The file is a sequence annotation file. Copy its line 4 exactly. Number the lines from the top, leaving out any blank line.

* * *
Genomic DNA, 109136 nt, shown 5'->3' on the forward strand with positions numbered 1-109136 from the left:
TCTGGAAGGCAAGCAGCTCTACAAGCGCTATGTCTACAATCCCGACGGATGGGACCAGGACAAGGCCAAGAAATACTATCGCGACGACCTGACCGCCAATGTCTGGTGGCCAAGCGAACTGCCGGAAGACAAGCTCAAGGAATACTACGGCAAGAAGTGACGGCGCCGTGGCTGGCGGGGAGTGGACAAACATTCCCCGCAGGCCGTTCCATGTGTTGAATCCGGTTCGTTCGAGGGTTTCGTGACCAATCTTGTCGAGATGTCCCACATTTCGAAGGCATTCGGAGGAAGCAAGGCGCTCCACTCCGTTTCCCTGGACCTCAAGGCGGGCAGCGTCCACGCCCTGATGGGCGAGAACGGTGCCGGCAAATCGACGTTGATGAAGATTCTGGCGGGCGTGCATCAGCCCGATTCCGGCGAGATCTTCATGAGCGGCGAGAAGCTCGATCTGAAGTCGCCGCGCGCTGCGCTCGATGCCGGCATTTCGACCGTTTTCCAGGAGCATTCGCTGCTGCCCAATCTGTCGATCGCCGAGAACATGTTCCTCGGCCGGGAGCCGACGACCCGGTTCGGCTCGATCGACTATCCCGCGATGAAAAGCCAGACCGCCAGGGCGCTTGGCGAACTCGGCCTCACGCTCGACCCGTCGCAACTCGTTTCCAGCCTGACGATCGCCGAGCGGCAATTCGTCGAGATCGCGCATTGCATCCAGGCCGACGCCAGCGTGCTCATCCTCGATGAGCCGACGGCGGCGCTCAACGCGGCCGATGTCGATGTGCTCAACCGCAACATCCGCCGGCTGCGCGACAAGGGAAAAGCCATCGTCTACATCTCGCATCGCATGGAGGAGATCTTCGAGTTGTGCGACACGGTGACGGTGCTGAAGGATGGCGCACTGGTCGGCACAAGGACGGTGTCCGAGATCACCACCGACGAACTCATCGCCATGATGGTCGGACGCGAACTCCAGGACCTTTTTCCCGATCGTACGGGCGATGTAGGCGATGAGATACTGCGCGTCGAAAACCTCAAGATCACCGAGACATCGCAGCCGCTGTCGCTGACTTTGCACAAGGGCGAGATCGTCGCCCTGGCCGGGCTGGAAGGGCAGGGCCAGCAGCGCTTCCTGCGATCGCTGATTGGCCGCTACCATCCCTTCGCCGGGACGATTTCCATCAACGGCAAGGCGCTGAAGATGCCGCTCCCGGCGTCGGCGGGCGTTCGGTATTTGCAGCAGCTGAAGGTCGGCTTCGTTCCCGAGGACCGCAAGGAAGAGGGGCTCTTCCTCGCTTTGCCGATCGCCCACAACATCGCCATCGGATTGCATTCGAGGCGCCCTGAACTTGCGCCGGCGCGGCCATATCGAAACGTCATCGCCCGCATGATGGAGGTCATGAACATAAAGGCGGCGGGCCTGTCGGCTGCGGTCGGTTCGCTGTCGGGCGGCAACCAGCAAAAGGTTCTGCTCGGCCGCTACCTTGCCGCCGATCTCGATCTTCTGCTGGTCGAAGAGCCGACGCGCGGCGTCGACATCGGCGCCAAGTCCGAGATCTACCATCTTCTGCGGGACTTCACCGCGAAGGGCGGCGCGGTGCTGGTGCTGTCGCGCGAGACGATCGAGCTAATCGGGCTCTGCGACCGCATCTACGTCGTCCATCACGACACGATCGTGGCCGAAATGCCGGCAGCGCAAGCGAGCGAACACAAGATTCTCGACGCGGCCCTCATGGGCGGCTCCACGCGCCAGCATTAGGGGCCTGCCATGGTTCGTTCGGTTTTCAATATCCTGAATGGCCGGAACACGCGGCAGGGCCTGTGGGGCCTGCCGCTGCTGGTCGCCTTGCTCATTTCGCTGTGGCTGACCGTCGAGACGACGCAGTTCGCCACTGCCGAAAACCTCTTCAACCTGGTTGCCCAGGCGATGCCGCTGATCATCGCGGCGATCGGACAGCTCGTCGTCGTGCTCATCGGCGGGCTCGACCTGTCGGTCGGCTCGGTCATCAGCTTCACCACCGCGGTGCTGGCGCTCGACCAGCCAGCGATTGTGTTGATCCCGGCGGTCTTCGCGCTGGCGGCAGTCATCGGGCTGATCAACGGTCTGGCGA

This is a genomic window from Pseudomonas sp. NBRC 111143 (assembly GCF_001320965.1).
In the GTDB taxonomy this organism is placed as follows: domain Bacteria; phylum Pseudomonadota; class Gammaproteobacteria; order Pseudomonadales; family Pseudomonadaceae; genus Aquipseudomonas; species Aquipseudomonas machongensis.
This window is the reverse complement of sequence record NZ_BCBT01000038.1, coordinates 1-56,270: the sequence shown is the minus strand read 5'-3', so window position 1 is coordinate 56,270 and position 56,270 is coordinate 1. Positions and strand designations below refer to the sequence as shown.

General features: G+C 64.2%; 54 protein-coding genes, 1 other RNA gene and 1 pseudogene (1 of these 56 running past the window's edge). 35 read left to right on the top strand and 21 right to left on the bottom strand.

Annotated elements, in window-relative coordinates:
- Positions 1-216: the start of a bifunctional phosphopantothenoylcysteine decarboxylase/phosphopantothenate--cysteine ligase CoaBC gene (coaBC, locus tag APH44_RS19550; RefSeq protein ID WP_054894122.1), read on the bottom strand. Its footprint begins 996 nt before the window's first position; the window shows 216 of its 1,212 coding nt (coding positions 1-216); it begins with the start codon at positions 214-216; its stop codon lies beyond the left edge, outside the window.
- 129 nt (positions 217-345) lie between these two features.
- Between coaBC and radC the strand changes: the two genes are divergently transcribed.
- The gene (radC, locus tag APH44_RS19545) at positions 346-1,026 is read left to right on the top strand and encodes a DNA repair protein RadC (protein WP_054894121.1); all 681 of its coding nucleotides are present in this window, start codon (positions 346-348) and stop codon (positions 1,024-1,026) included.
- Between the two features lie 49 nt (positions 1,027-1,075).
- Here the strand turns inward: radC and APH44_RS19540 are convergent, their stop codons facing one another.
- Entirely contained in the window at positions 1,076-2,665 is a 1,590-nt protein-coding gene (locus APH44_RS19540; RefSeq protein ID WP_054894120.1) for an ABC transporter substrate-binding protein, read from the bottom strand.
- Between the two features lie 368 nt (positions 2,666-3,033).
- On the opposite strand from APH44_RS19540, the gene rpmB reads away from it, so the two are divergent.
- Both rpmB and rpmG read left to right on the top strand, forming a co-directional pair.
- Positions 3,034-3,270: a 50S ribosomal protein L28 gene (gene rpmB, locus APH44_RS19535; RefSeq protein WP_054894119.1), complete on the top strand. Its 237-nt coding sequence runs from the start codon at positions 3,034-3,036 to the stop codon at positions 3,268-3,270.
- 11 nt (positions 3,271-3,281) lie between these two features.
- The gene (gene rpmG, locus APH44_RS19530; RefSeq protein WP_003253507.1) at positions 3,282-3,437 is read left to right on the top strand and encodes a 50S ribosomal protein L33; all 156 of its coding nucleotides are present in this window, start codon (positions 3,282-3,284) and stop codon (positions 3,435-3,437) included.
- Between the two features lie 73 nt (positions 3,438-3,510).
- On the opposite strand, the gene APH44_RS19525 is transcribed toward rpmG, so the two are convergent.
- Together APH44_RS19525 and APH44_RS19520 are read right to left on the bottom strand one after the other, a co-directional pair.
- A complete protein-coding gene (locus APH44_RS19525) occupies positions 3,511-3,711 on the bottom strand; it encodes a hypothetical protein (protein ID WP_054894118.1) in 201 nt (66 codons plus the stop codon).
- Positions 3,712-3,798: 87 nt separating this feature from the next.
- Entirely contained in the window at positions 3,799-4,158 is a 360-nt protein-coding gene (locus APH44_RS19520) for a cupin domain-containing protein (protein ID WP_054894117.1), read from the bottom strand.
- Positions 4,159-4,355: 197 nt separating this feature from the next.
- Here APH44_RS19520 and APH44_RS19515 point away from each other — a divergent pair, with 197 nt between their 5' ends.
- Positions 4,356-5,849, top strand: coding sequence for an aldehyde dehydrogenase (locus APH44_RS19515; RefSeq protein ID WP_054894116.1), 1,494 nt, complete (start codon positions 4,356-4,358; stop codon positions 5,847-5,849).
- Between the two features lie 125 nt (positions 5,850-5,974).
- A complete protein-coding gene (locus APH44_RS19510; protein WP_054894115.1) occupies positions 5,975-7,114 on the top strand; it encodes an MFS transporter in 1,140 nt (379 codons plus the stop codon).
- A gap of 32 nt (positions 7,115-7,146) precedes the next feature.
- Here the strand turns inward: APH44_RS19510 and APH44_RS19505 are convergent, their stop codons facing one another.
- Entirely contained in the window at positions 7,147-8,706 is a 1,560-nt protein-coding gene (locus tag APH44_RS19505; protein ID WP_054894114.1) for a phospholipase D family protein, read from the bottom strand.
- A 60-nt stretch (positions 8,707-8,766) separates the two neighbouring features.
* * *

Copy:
In the GTDB taxonomy this organism is placed as follows: domain Bacteria; phylum Pseudomonadota; class Gammaproteobacteria; order Pseudomonadales; family Pseudomonadaceae; genus Aquipseudomonas; species Aquipseudomonas machongensis.